Photo: Edward Linsmier
City Furniture CEO Andrew Koenig stands in the company's Plant City showroom and warehouse facility, which covers 87 acres and stretches for half a mile.
Economic Backbone: Transportation/Trade/Logistics
City Furniture's ambitions are built on the wave of growth in Florida.
Along a stretch of I-4 some 25 miles east of Tampa and 60 miles west of Orlando, a new City Furniture campus stretches for a half-mile. The 87-acre development that opened late last year features 1.3 million square feet of warehouse space and a nearly 190,000-sq.-ft. two-story showroom, complete with a wine and coffee bar.
The $125-million complex is dwarfed only by the possibilities of the Tamarac-based chain, founded and led by the Koenig family. The company is riding the wave of Florida’s growth, citing the state’s system of ports and highways that allows it to look beyond borders in building the company.
Andrew Koenig — whose father, Keith Koenig, founded City Furniture along with his brother Kevin with a single waterbed store in 1971 — is the 40-year-old CEO. The new Plant City warehouse and showroom is a strategic move for the company as it expands in Florida’s growing urban areas but also looks to expand nationally.
Situated not far from Port Tampa Bay and with easy access to markets to the north via I-75, the red-roofed behemoth of a complex says much about where the company is going. The warehouse alone has 5 million cubic feet of capacity, and the company’s emphasis on cleaner energy and sustainable practices includes a compressed natural gas refueling facility for its delivery trucks. The facility is 50% bigger than what had been City Furniture’s biggest warehouse. When fully staffed, it will employ about 500 people, with wages from $40,000 to $58,000, the company says.
“When we build a building like this, we build for the next 30 years,” says Andrew Koenig. His father, who got his entrepreneurial start selling inexpensive furniture out of a U-Haul to fellow University of Florida students, is the company’s chairman.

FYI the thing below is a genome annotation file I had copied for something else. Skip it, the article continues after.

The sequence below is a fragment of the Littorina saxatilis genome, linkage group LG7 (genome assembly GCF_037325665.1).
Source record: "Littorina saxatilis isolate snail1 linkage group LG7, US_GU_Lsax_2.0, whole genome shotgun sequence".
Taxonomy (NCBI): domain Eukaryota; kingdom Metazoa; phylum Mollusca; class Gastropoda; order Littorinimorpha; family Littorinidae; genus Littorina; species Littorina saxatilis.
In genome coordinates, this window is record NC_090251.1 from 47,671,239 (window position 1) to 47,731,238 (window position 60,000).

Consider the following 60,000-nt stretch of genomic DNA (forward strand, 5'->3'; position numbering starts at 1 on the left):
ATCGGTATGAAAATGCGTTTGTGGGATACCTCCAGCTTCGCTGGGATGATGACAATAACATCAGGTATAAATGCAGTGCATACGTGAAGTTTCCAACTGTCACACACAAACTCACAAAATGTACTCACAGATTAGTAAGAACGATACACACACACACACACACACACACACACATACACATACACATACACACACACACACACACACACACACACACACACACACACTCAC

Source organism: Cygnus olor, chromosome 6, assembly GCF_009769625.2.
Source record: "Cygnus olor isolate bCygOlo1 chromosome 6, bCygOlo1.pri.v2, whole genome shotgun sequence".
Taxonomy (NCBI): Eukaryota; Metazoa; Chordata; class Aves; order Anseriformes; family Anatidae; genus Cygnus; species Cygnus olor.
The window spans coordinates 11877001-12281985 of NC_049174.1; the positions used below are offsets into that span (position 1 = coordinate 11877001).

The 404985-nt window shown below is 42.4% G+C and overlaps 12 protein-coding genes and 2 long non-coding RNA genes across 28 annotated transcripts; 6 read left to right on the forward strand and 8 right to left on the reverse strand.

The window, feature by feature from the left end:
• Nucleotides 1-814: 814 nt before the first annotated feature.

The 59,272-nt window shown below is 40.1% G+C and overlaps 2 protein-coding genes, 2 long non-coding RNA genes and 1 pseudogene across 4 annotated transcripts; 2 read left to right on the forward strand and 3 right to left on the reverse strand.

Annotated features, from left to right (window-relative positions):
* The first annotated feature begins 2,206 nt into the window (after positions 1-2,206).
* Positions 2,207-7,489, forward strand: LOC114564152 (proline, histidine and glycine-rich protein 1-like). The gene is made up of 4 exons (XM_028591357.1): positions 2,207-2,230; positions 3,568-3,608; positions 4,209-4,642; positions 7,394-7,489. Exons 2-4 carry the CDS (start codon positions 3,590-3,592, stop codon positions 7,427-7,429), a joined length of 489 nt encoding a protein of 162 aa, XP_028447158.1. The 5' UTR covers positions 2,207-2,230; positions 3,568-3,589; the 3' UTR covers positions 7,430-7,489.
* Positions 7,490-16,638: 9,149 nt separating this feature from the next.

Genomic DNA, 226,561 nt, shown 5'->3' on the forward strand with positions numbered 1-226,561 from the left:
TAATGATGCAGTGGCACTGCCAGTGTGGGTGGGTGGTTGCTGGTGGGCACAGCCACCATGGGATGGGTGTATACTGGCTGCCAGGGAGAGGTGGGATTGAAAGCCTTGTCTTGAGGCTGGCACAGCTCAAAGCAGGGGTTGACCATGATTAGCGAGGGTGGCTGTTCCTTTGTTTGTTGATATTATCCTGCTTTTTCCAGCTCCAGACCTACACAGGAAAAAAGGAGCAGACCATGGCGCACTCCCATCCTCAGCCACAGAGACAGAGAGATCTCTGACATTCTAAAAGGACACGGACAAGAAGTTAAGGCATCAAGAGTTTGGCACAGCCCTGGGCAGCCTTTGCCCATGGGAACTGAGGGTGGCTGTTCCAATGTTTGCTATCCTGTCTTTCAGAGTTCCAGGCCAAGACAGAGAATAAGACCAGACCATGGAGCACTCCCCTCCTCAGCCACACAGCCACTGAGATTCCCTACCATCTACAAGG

The new showroom and distribution center’s location also speaks to the larger advantages of Central Florida in moving goods in a globalized economy. Plant City’s population is projected to increase to more than 71,000 by 2040 from its current population of more than 40,000, with surrounding areas of unincorporated Hillsborough County similarly surging. City officials say more than 4.6 million square feet of business space has been either constructed or is under construction over the past year, with nearly $196 million in capital investment.
One of America’s top 100 furniture retailers, as ranked by the trade publication Furniture Today, City Furniture operates 21 showrooms throughout Florida, as well as 14 Ashley HomeStore showrooms as the brand’s Southeast and Southwest Florida licensee. Andrew Koenig says four additional stores are planned for the Tampa Bay market alone, but the location is a prime jumping off point to future development in Florida’s interior counties and then points north.
The multi-decade vision, Koenig says, is to build City Furniture into a national chain.
During the pandemic, the home-furnishing business boomed as families locked down and converted spaces to accommodate home offices and learning areas and invested in refreshing their décor. The shutdown of China and subsequent supply chain disruptions through 2021 presented challenges to the industry.
City Furniture has a factory — named Kevin Charles Fine Upholstery in honor of the late Kevin Koenig — in New Albany, Miss. Last year, the company invested $6.5 million for its second expansion of the factory in three years with plans to increase employment in the 125,000-sq.-ft. facility to about 200 workers.
But City Furniture relies heavily on overseas production for about two-thirds of its inventory. Koenig — a graduate of Elon University with an MBA from Nova Southeastern who studies the processes and culture of global corporations like Toyota — lights up when talking about global supply chains and the logistics that are the lifeblood of large retailers. China’s troubles have spurred the “nearshoring” of factories to Latin America and plans for “reshoring” to the United States, but Koenig says the issue of international production is complex.
Factory managers were among the first to tour the sprawling new showroom and warehouse, Koenig says. The challenge is in retooling factories, production lines and training the people who run them to produce the consistent quality of the company’s inventory at the right price point. “It’s not as simple as picking up a factory and moving it,” Koenig says.
The company also has embraced the new ways customers shop for furniture — increasingly digital with sophisticated augmented reality tools to “picture” a piece of furniture in a room — along with initiatives to reduce its impact on the environment. City Furniture has pledged to be carbon neutral through its delivery fleet, facilities and large-scale recycling by the year 2040.